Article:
28 August 2017

Meet the 2017 John Marsden Prize Shortlist – Poetry

In 2017, over 630 secondary school students from across Australia entered The John Marsden & Hachette Australia Prize for Young Writers. Fifteen talented young students made it on to the shortlist in categories of fiction, nonfiction and poetry.

In the lead-up to announcing the winners at the 2017 Melbourne Writers Festival, we’re introducing you to each and every young writer on our list. Meet our young poets!

Tahlia McConochie, You find me

Why do you write poetry? 
I truly love poetry. It’s like therapy and art and lessons all in one. I write both to make sense of feelings and ideas that are hard for me to deal with, and as a means of telling an alternative version of the truth. I find that just recounting an important time in mine or someone else’s life or plainly describing events and emotions isn’t enough. Poetry is a method of expression that allows me to create specific moods and atmospheres, to cultivate imaginary worlds within which stories can be told most authentically. It’s like putting a plant in a greenhouse rather than just outside in the garden. That is to say that I write poetry to express my truths in the most advantageous way possible.
I can remember the first poem I wrote with no intended purpose other than to document my own version of a truth. I was about eleven years old. This was the first time I wrote a poem not for school, not for a homemade Mother’s Day card, but to remember some thoughts and emotions in more depth than if I was to simply jot them down into a journal. I’ve loved writing poetry ever since.

Who are your favourite writers? What are your favourite books?
One of my favourite novels, the kind of favourite you read twelve times a year and recite your favourite lines from in your sleep, is ‘We All Looked Up’ by Tommy Wallach. The way I feel about this book surprises even me. It makes you question the purpose of existence while also remaining down to earth and relatable.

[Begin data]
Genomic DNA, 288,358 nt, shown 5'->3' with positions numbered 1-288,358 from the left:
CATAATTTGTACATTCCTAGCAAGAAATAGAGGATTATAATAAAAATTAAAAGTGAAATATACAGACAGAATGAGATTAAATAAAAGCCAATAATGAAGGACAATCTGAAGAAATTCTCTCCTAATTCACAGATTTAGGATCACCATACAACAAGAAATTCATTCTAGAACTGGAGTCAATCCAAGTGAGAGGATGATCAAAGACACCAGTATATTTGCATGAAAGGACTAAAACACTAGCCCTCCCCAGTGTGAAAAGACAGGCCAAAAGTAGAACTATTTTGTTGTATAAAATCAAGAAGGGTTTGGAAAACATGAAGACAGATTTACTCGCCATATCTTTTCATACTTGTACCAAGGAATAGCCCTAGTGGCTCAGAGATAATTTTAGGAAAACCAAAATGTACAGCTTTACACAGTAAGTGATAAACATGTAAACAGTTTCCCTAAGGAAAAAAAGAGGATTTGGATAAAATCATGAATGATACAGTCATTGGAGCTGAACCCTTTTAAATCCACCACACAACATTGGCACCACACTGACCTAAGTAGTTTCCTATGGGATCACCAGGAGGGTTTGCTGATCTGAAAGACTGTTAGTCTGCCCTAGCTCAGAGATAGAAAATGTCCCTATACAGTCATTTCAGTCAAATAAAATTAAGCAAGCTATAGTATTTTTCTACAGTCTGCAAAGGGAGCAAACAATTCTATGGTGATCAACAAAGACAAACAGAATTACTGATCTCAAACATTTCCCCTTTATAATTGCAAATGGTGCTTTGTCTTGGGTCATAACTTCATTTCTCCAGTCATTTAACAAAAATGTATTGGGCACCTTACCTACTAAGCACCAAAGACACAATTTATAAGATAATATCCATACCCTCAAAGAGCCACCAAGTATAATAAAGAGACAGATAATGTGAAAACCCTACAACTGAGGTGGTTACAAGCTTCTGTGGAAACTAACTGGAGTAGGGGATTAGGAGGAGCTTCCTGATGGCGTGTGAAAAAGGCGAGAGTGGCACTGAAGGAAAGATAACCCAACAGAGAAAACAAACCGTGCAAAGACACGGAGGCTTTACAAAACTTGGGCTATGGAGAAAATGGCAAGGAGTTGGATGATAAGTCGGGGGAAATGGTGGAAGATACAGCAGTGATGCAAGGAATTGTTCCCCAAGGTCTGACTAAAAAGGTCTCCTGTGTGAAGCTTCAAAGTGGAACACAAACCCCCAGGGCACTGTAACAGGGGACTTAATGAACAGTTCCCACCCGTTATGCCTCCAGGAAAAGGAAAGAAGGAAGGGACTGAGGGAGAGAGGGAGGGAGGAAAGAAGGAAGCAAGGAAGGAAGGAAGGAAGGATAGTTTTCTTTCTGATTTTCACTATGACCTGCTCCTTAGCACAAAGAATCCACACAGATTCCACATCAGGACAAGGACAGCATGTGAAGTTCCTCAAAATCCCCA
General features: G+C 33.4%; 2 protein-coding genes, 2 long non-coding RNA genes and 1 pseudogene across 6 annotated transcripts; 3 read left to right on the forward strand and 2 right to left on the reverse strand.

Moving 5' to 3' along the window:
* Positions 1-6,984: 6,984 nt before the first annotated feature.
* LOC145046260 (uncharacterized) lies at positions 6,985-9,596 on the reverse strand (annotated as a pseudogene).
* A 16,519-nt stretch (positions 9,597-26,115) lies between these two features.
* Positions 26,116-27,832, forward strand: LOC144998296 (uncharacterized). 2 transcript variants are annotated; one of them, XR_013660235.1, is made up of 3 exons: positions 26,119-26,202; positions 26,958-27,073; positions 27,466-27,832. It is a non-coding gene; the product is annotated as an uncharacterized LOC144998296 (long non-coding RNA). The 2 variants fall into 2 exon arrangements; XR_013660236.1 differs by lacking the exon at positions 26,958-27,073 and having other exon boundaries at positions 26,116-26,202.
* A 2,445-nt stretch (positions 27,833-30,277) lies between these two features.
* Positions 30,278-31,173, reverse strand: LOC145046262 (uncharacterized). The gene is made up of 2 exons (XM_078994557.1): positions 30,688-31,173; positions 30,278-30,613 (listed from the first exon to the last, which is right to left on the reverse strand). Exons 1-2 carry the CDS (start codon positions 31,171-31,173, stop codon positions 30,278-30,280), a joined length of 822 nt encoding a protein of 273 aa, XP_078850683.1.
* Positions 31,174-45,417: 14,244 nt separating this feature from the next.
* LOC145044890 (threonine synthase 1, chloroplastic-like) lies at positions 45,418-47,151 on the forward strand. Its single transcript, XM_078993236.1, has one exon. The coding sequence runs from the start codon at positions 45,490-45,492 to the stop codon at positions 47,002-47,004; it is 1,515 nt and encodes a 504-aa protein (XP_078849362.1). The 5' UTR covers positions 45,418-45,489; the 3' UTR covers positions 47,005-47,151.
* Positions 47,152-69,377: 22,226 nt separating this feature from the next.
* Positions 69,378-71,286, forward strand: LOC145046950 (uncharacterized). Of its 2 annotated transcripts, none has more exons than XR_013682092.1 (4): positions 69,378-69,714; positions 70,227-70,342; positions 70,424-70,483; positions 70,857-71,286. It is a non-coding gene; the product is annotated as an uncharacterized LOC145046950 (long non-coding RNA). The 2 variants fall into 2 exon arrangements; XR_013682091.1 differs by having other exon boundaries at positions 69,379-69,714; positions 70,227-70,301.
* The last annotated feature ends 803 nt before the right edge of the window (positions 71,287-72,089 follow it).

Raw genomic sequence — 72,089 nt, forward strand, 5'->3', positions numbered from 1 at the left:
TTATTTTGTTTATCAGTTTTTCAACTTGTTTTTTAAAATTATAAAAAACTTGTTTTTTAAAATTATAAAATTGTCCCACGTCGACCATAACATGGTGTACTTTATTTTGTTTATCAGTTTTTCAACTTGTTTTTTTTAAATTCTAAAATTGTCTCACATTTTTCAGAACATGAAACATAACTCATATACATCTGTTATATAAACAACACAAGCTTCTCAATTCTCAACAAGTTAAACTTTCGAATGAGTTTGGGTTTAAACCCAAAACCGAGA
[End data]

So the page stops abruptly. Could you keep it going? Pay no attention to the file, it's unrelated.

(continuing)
A favourite poet of mine is Raquel. She uploads her work to Tumblr under the username inkskinned and she possesses that freakish literary superpower that makes you visualise every section of every piece of her writing. You can’t help but feel and see all of the microscopic little particulars of the stories and moods she creates.

Can you tell us a bit about You Find Me? Why did you choose to write it?
My shortlisted poem actually started out as the caption of an Instagram post. It was incredibly late at night, or maybe incredibly early morning. Spring was turning into Summer and I couldn’t sleep for fear of losing a very important friend, who I loved as much as I’ve ever loved anybody, to changes in her values and her behaviour that were happening as a result of an eating disorder. I was missing her in advance.  It turned into an untitled poem that I visited every few weeks before it somehow acquired a title, that I had nothing to do with, and was submitted. I wrote it because I loved her, I hadn’t spent time with her since that Winter, and I knew I wouldn’t be able to sleep until I could make sense of what I was feeling.

Freya Cox, A Pot from Damascus

Why do you write poetry? 
I write poetry because it is a simple yet effective way of communicating feelings and ideas. The fact that it’s just a short collection of words that don’t have to abide by normal literary rules gives the writer greater freedom to use language to communicate what they want. You can take an idea and turn it into a poem and it suddenly has great power and can evoke thoughts and feelings in people in a way that other types of writing cannot.

Who are your favourite writers? What are your favourite books?
I’ve recently read Burial Rights and The Good People by Hannah Kent. I love the way she takes unusual topics and little-known stories from history and creates powerful novels out of them. She has a beautiful writing style, and her use of imagery and description is captivating.

Can you tell us a bit about A Pot from Damascus?
A Pot from Damascus looks at the value that is placed upon an ancient pot from Damascus in a museum, and this is compared to the lack of value that some countries give to refugees from Syria. I used the pot as the focus for this poem as a new and different way of writing about asylum seekers.

Why did you choose to write it?